A good vibe was in the air yesterday in Marshfield, Massachusetts. The second day of the 22nd North River Blues Festival at Marshfield Fair offered a lot of variety as well as quality music. From the opening act to the headliner, yesterday’s North River Blues Festival, hosted by local blues radio personality Holly Harris, moved along with energy and nary a hitch and that keeping the vibe flowing from noon until past the 8:00 p.m. finale.
Opening act Bag Full Of Blues played mostly all blues material. The Bag Full of Blues trio nailed Albert King with lean, meaning guitar phrasing. Singer-guitarist Alan Qualtieri whipped out sharp, tasteful lines, emphasizing “Crosscut Saw” by making his guitar sizzle. The trio rhythm section of bassist Jim Casey (filling for regular member Russell Shoals Dougherty) and drummer Jim Franklin got to show how deep they can keep a groove in the pocket with “Suzie Q.” Qualtieri impressed with his solo delivery of Tony Joe White’s “A Rainy Night In Georgia.” His voice and guitar were all he needed to bring that song to three dimensional life. The trio showed more of their chops with “Baby, Please Come Home To Me” before their crowd pleasing, roots flavored take on Bob Dylan’s “Knockin’ On Heaven’s Door.” Bag Full Of Blues handled well Jimmy Vaughn’s “Just A Little Bit” before getting snappy and feisty with Willie Dixon’s “One Way Out.”
Side stage band Sam Gentile And Basic Black were on hand to provide music while the main stage bands were setting up and breaking down. Basic Black had invited New England’s popular blues singer Lisa Maria and Lil’ Rhody keyboardist John Juxo along for the merry ride into a plentiful offering of blues styles. Later in the day, Rhode Island guitarist Nik Sevigny played some smoking hot guitar phrases that captured a lot of attention and gained a lot of applause. Lisa Marie’s svelte, raw croon and Juxo’s swirling, flaring organ work wrapped itself well around a bump of groove. Lisa Marie got raspy to manage “My Baby’s Got It Going On” with a lively accordion line from Juxo. Gentile’s colorful, tuneful lead guitar part was nice and thumpy and New Orleans flavored. Lisa Marie and her gang also made Jonathan Edwards “Shanty” sound more bluesy than ever. A shuffling take on “Satisfies My Soul” lulled one into its bulbous groove. Gentile revealed his plaintive soulfulness singing “Crosscut Saw,” unleashing his fiery, greasy lead guitar phrase, a lead line plum with bluesy notes within twisty intervals. This line up came back later on to do “Make Some Money” and “Rock This Place.”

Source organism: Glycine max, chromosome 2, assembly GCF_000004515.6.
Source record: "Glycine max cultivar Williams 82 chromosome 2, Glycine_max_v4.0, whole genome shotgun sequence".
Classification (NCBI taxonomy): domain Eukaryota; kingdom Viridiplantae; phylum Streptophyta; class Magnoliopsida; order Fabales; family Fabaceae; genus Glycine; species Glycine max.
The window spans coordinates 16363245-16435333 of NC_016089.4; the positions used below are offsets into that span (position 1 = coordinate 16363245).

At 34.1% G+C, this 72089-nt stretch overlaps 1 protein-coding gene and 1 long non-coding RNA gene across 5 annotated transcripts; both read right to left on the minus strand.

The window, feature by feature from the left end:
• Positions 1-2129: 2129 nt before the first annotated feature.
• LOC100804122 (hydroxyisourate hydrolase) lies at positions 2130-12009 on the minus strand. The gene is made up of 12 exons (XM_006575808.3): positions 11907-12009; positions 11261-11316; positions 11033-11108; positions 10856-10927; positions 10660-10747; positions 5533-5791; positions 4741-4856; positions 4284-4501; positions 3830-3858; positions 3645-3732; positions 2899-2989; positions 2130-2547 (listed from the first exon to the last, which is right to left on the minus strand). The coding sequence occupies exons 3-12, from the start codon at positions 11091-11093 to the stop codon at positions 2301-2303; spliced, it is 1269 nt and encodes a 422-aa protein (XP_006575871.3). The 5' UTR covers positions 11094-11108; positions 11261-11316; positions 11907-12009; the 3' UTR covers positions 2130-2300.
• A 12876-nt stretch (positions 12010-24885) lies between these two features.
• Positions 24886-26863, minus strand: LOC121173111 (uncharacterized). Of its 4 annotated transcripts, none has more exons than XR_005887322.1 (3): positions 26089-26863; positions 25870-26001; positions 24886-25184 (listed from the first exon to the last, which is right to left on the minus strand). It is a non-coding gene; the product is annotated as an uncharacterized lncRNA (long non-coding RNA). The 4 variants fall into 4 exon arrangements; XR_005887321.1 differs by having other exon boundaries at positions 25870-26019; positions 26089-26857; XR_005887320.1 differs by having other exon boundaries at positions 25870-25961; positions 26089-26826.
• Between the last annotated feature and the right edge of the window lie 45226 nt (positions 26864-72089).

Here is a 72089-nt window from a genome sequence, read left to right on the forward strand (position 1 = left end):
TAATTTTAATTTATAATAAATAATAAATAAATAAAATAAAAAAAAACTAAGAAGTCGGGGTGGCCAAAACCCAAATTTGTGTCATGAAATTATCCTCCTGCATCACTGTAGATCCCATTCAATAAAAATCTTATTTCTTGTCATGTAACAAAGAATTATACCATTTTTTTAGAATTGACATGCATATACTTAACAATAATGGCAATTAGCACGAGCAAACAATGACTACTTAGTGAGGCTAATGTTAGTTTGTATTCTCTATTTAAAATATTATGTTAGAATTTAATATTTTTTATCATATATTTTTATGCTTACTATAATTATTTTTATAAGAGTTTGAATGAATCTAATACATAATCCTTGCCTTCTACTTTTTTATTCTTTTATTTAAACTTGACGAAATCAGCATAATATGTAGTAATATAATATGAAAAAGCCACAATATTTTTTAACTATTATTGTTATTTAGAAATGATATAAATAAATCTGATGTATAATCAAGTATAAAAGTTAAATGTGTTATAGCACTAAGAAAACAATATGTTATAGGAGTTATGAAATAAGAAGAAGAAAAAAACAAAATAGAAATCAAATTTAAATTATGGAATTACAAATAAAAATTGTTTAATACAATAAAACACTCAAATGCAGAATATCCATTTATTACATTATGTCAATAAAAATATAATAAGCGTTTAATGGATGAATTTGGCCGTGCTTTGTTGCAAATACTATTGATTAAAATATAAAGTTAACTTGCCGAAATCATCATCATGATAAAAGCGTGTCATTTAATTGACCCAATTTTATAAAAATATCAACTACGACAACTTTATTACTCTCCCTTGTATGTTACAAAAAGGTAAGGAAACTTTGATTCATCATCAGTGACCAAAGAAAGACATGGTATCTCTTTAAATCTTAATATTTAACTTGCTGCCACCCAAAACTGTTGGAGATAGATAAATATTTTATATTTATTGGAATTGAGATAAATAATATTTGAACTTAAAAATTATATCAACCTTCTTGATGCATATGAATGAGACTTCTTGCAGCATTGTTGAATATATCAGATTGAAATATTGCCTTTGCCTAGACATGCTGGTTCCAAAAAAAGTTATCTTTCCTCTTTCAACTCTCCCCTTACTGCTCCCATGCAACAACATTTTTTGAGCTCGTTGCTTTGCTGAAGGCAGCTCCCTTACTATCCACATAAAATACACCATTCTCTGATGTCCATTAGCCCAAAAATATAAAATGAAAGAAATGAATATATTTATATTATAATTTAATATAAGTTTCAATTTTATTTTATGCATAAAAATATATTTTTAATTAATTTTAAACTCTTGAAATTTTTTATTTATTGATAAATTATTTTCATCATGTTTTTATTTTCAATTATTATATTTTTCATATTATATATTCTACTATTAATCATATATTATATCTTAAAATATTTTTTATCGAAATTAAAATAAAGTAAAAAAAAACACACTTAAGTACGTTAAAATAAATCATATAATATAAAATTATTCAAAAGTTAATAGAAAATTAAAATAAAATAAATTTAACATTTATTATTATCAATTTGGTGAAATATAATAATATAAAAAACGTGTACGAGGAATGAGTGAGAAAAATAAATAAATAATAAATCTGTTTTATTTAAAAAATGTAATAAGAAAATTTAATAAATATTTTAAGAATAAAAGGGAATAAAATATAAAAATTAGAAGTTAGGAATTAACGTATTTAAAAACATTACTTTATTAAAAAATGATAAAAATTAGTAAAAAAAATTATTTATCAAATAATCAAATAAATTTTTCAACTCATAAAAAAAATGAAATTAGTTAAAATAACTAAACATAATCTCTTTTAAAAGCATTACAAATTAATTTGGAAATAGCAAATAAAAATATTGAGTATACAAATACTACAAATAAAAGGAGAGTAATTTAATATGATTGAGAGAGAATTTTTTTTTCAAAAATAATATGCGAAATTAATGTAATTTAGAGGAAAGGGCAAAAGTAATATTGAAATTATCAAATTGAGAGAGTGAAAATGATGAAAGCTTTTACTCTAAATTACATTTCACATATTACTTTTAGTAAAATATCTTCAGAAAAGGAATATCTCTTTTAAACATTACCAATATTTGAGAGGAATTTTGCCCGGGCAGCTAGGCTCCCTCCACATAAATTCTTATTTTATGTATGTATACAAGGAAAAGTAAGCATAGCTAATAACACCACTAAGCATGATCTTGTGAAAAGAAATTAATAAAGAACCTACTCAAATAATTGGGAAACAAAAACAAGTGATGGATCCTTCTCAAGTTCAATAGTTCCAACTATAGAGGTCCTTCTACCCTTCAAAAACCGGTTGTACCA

Out of town man Tim Gartland is a Boston to Nashville transplant received warmly by yesterday’s festival crowd. His tune “What The Blues Look Like” was a hefty dose of cool. “Little Shine” was purty and melodic. “You Gotta Learn” offered a thick, zesty harmonica line. It’s hard to describe Gartland’s vocal. It’s deep, sonorous, but, at the same time, it’s chirpy and rich. Listening to him laying his voice over his contemporary blues tunes was a treat for the ears. Gartland had guitarist Pete Henderson paying out slide notes like nobody’s business. Emotive guitar lines and peppy piano melody were especially fine on Jimmy Roger’s “Walking By Myself” as it traveled a mosey beat. “What Kind Of Love Is That” gave Gartland room to play a zig-zagging harmonica line that spiraled in bright intevals. Gartland’s “My Phone Said We Talked Last Night” is a swaggering song that made the most of that blues tradition, the accusatory song.
Next up on the main stage was the hugely popular Chris Fitz Band. Fitz and his boys opened their set of aggressive blues with his anthem theme “Freedom,” belting and chugging it out until Fitz set free his incendiary phrase. “No More Tears” found the rhythm section punching it out like boxers underneath Fitz’s raspy delivery. Mr. Fitz and his rhythm boys went into some tunes from Fitz‘s latest solo album Basement Musings. A full length disc of music that Fitz hadn’t usually played live before recording it, he‘s plugging the new material, which received a good review on BillCopelandMusicNews.com, at his current live shows.